Skyler, her small face grim with concentration, shifted sideways a bit and shortened her left rein, cutting Cricket in a diagonal across the ring. At fourteen-two hands, the spirited pony would have been a handful for someone twice Skyler's size—aggressively forward, and forever trying to ride off the bit. Skyler, though, had him perfectly in hand. She sat erect, her narrow back slightly arched as she guided the pony with hand and leg movements so subtle they would have gone unnoticed by an eye less practiced than Kate's.
The picture Skyler made in her boots and breeches, with her hair tucked up under her helmet, brought a smile of recognition. At home, among her collection of faded ribbons and trophies, Kate had photos of herself on her first pony, looking very much as Skyler did now—long-legged and slim as a crop, head high, with her gaze set on some distant horizon as if anticipating that something wonderful would be waiting for her when she got there.
These days, whenever she looked in the mirror, instead of peering anxiously at tiny wrinkles and gray hairs the way another thirty-six-year-old woman might, what Kate saw was the unremarkable brown of her hair, while her daughter's was the pale gold of a Grimm's fairytale child, and her own gray-green eyes in a John Singer Sargent face that bore no resemblance to Skyler's.
I thought I knew what lay ahead, but I didn't have a clue ...
"He was half a stride short on that last jump." Skyler's clear, piping voice punctuated the August heat that had settled over the ring like an upended bowl. "It felt like he was rushing it."
"Try it again. Bring him around at a working trot," ordered Duncan with a maestrolike swoop of his long arm, stirring the dust that hung in the air, as still as the shade of the beech tree under which Kate stood. "Easy does it. Nice and collected. You're hanging on the bit—loosen up."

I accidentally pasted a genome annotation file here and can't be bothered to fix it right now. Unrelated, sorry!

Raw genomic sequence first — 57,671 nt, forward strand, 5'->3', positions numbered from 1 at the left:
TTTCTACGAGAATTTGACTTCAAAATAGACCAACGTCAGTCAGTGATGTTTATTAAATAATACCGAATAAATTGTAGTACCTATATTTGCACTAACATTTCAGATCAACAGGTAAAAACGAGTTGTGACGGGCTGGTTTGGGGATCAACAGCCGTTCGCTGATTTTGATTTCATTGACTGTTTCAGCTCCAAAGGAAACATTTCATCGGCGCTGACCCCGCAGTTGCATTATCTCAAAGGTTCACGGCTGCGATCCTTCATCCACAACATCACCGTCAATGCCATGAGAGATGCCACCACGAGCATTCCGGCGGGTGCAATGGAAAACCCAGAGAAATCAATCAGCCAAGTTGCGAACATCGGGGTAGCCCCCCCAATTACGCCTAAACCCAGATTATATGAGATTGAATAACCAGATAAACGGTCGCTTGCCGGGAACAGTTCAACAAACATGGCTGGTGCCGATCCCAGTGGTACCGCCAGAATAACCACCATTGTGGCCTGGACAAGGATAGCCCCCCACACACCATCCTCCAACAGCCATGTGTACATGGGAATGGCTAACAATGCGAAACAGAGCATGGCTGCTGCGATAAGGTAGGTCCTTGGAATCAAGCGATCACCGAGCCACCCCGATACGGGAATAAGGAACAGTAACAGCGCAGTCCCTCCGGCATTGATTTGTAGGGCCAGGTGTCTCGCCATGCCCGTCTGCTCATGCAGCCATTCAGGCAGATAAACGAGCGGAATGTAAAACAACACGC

"I'm taking that one." Skyler pointed toward an ascending oxer at the far end of the ring—three horizontal poles at ascending heights spaced no more than six inches apart.
Kate, with a sharp intake of breath, judged the highest of the oxer's three poles to be between four and five feet.
"Over my dead body." Duncan's face, long like the rest of him and weathered the color of an old girth strap, was ruddy with outrage.
"I can do it." There was nothing defiant in the way Skyler stood up to him. She was stating it simply as a matter of fact. "I've jumped every other one. It's not that much higher than the triple bar."
"When I say you're ready is when you'll be jumping anything higher than my kneecap," he thundered.
Skyler laughed, sending a shiver up Kate's spine. Kate knew that laugh—not insolent, as Skyler's teachers at school insisted. It was just Skyler's way, when brought short by some well-meaning but clearly misguided adult, of showing that she knew better.
But too often there was a gap between what Skyler believed she could handle and what she actually could. An image flashed through Kate's mind: Skyler darting across the avenue in midtown Manhattan during rush hour to rescue an injured pigeon. Six years old, dodging cars and taxis, ignoring her mother's screams as Kate dashed after her.
Now it was Duncan whose shouts Skyler was ignoring as she brought Cricket around in a direct line with the jump. Head up, measuring the pony's stride, giving him the correct signals—she was so damn good, it didn't seem fair to hold her back. Even as Kate's own cry of "Don't!" fought its way free of her throat, she was aware of a familiar tingle spreading through her, a ghost of the adrenaline rush she used to get when approaching a jump.
But along with the remembered thrill, the old terror shot a cold bolt through her chest. She gripped the fence so tightly that she could feel its rough edges driving tiny splinters into her palm.
Kate sucked in a deep breath of air seasoned with the smell of manure and tanbark. Four and a half feet, she told herself. At last month's Pony Club rally, in the under-twelve jumper class, Skyler had taken a vertical almost that high. And she not only just made it over, but added a red ribbon to the blue she'd won in the point-to-point.